Taking a break in Naruto, Japan

Six Kilometer BridgeAfter leaving Hiroshima, our next destination was Naruto, Japan, a somewhat small village known for its resorts, spas and whirlpools under the bridge. We finally managed to figure out how the GPS unit works (it’s 100% Japanese) so we didn’t get lost getting here. The hotel we’re staying at for one night is the Renaissance Naruto Resort (part of Marriott). One thing that made this ride very pleasant was the six (6) kilometer bridge that we took to cross over to the islands where Naruto is. The views we witnessed off the bridge were stunning to say the least.

Naruto Japan BridgeDriving around Naruto was extremely joyful, as the roads were very well kept, and there were a lot of twists and turns getting around. It gave this very quant feeling that all three of us enjoyed. We found a really nice spot to take pictures of a beautiful bridge that was void from the public. Supposedly, there are whirlpools that form under this bridge every six hours, but we haven’t managed to observe any yet. We’re going to be taking a boat ride tomorrow and hope to catch a glimpse of one.

Dinner was quite a unique experience for all of us (maybe less-so for Fallout). What was being served at the hotel restaurant was 100% authentic Japanese cuisine. There were plenty of raw fish, eels and other uncommon North American food to go around. This made Hinjew and Thundergod a bit squeamish, as they do not enjoy raw foods very much. Of course, while having dinner, we had a few looks from the locals as to how we were handling ourselves. It was that, or they haven’t seen any non-Asians in their lifetime, which brings me to another topic I cannot avoid: the Japanese love watching foreigners. Either they are intrigued by us, intimidated or hate us, we’ll never know. What we can tell you is this: each time we ate around the locals, we got looks… plenty of looks. Dirty or not, they enjoy watching us.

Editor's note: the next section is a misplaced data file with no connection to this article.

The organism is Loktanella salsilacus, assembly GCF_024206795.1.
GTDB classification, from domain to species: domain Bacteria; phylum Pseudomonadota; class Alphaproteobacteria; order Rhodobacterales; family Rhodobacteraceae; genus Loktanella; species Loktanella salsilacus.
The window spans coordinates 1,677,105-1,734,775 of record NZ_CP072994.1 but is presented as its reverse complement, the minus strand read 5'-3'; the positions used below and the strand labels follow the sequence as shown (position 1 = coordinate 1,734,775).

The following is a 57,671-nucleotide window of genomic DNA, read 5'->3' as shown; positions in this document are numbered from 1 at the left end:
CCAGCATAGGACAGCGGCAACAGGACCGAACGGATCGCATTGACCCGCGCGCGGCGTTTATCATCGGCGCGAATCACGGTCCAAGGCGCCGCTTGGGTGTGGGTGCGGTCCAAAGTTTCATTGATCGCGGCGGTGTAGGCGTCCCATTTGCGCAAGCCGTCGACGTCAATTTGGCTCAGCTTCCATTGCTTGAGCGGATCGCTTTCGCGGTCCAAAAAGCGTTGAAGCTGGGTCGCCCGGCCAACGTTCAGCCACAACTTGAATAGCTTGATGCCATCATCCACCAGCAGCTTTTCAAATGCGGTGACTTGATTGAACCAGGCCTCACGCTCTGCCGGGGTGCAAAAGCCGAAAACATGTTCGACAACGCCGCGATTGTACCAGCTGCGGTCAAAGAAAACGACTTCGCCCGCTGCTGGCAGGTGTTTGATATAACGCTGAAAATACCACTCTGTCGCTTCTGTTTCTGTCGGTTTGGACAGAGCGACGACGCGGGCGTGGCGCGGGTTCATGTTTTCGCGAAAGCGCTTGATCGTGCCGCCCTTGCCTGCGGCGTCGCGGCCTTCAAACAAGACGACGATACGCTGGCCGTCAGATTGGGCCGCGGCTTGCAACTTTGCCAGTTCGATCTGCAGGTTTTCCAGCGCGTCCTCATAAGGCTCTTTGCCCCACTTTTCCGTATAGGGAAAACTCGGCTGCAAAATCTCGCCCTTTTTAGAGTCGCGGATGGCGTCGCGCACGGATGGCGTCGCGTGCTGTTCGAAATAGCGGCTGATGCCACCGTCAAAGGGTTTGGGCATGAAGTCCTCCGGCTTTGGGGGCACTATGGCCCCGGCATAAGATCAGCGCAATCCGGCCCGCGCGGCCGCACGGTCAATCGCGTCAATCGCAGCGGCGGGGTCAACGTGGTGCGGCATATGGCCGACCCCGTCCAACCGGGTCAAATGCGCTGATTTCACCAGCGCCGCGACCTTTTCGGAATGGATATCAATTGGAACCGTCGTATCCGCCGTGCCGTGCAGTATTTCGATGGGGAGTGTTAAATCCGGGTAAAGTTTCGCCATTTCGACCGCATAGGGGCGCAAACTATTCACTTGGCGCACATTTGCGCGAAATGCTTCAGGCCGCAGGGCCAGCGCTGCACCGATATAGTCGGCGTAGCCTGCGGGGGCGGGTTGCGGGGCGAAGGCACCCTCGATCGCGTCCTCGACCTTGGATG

Once dinner was over, a slap in the face was delivered when the bill was handed over to us. The dinner was a buffet for three people with two domestic beers. With the taxes and service fees added, the bill came up to 15,000 Yen, or about 180$ CAD. There was nothing special about this buffet, and the food (while tasty) was nothing to brag about. Yes, we did have a unique Japanese cuisine experience, but the numbers just don’t add up. Regardless, we know Japan is pricey, but there are limits too we’d like to think.

Comments (2)

SoniaMay 26th, 2010 at 11:48 am

Did you guys try holding your breath while you crossed the bridge? hehehe

FalloutMay 26th, 2010 at 8:35 pm

haha! It was really nice though. We just found out, however, that there is a longer bridge more than six kilometers somewhere else!

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